The fearless Benjamin Lay : the Quaker dwarf who became the first revolutionary abolitionist

by Marcus Rediker

Other authorsKim Arney (Designer), William Williams senior (Cover artist)
Hardcover, 2017


Checked out
Due 29 Jul 2020

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Boston MA : Beacon Press, 2017.

User reviews

LibraryThing member Carolee888
William Lay was a most unusual person in history, a self educated man who became an avid reader, only four foot seven inches with a hunchback, a man revolted by the bad treatment of slaves by their owners in Barbardos, a vegetarian and animal rights proponent. I was curious about him because of his Quaker background and that Benjamin Franklin was one of his friends. It is an understatement to say that he was a free thinker.

Marcus Rediker produced a very well researched biography of William Lay and must have spent many hours locating illustrations for this fascinating book. It is written in a scholarly manner but the character and quirkiness of Benjamin Lay makes this book a standout. It is easy to know why slavery became such a passionate issue in his life by reading about his life in Barbados and Philadelphia. He had radical ideas of how to get his anti slavery position understood. You will not forget this person in history!

I received this Advanced Reading Copy by making a selection from Amazon Vine books but that in no way influenced my thoughts or feelings in this review. I also posted this review only on sites meant for reading not for selling.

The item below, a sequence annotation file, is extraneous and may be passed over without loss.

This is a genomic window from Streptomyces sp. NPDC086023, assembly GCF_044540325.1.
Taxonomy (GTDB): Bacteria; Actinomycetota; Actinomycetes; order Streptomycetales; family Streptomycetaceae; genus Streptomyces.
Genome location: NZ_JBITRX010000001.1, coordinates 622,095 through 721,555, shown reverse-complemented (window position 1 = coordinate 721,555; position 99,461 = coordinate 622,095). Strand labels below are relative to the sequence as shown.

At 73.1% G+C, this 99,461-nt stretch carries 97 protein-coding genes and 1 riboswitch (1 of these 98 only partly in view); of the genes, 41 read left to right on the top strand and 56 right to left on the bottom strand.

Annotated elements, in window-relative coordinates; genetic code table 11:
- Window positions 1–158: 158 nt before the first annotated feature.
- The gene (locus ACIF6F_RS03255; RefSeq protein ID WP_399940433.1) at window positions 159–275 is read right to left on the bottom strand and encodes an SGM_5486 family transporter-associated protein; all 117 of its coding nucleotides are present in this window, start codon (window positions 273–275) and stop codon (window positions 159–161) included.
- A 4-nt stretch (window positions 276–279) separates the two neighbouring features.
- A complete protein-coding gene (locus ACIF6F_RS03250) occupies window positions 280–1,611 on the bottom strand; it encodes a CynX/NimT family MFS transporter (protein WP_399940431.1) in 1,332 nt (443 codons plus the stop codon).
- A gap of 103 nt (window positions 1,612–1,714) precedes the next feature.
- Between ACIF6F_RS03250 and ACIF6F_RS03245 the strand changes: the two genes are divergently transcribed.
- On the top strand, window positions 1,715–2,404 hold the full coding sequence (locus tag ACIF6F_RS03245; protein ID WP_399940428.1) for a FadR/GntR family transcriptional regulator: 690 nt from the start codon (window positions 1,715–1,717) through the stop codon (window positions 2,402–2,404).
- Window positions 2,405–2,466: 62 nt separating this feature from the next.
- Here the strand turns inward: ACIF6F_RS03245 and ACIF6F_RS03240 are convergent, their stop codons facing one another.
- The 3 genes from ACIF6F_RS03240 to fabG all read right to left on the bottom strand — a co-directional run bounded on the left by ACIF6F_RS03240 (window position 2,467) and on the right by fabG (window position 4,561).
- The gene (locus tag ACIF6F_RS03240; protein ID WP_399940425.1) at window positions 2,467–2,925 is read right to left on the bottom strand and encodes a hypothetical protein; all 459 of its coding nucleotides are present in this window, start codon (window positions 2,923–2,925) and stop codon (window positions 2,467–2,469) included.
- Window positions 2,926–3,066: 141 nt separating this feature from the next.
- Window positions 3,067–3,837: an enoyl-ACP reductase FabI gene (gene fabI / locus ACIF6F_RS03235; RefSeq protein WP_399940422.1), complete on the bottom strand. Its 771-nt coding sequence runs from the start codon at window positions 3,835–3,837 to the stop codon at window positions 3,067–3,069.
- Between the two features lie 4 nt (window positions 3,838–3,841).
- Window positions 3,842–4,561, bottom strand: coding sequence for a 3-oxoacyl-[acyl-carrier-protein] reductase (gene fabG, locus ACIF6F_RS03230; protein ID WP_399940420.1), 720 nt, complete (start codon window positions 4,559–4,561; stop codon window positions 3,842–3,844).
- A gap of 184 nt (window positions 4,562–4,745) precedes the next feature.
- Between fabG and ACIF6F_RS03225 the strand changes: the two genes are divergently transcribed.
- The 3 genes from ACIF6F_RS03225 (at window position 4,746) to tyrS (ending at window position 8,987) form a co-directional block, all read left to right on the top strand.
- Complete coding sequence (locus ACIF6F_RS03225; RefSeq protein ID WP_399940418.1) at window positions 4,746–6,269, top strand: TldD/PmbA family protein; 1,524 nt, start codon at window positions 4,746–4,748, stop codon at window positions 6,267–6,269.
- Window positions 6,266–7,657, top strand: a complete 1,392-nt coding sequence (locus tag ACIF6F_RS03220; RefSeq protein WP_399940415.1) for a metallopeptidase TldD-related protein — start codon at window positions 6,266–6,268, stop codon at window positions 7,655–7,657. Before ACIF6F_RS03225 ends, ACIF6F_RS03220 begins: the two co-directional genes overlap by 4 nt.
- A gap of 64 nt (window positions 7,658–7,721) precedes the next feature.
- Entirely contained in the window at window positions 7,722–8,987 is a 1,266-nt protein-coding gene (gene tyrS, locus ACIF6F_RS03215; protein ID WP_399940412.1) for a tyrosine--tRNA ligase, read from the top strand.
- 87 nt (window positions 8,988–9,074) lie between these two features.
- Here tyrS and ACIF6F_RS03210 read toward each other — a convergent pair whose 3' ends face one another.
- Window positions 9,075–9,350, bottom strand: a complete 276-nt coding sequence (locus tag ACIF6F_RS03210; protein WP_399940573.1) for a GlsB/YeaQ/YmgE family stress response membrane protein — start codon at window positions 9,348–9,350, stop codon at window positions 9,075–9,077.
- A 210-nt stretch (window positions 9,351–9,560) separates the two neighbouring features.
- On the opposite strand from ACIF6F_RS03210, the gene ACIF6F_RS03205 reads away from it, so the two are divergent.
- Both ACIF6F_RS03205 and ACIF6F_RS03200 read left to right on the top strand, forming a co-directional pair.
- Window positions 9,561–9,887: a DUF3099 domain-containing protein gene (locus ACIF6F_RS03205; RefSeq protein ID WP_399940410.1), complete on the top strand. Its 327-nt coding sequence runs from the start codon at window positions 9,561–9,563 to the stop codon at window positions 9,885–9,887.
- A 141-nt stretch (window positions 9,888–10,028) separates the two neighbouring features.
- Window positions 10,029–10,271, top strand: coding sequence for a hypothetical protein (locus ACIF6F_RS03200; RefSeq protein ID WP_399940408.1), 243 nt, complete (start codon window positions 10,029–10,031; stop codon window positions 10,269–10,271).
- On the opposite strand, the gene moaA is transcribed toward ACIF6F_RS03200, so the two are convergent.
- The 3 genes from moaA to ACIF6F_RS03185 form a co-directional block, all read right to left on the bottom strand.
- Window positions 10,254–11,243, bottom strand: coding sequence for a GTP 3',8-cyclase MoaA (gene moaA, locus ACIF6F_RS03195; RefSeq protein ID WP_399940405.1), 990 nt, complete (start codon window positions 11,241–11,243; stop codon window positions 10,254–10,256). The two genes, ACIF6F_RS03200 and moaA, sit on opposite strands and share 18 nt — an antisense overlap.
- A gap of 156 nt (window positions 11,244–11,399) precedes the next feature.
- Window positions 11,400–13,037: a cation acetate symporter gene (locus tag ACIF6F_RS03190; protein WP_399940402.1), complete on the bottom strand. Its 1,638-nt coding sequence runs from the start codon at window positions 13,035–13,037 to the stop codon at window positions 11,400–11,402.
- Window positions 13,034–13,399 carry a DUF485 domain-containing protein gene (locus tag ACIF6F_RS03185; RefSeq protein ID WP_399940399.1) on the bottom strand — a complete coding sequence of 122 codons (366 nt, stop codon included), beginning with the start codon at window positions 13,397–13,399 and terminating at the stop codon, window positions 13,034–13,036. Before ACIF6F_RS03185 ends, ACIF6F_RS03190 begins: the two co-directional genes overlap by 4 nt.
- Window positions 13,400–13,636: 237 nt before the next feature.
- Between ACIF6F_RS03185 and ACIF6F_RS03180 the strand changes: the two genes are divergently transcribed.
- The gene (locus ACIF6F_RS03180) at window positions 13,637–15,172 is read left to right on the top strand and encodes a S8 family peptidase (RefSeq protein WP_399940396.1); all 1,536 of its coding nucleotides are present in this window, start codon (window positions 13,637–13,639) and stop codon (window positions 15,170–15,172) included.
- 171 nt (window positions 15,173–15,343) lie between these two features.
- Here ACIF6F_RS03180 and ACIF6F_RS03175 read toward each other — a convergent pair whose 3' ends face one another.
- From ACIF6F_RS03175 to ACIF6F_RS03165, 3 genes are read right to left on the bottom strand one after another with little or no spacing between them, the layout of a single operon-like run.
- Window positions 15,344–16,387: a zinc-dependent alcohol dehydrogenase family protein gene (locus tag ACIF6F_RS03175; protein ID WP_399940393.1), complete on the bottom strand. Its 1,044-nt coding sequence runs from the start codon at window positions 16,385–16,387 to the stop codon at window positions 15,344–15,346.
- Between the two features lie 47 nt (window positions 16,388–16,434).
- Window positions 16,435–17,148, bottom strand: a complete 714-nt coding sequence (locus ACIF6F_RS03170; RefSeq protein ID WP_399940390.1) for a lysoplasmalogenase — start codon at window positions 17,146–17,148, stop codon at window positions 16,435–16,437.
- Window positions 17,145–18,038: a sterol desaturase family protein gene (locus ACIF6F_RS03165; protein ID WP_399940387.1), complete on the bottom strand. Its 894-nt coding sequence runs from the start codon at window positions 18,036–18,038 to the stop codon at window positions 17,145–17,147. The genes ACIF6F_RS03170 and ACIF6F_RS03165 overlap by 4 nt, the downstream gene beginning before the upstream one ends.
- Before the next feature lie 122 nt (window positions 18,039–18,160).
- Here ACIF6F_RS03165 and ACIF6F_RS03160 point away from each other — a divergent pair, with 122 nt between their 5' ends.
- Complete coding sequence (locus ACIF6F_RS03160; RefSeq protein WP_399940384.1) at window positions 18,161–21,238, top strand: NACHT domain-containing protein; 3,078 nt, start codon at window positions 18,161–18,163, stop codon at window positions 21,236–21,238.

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LibraryThing member Birdo82
Rediker displays his research chops presenting us with what is known of Benjamin Lay, possibly rescuing an accomplished and unique historical figure from obscurity, though it is a bit dry as a narrative.
LibraryThing member arelenriel
This is an amazing book about a man who was centuries ahead of his time in terms of his views on human rights, religion, and equality. It was well written and an inspiration to those who face discrimination .
LibraryThing member snash
This is a long overdue portrait of truly exemplar man, one who via empathy and intellect determined his version of TRUTH and then proselytized it and lived by it. By doing so he was critical to the development of the abolition movement. The book is thorough without being dry in describing how he developed and disseminated his ideas.… (more)
LibraryThing member hadden
An interesting book about an exceptionally obnoxious man. While the emphasis was on Benjamin Lay's abolitionist tirades, this man also did not stay in one place or in one occupation for more than a few years at a time. He was under admonition from several Quaker meetings, and had to practice several types of deceptions to get certification for marriage in one English meeting by going first to America, then coming back with a certification for marriage.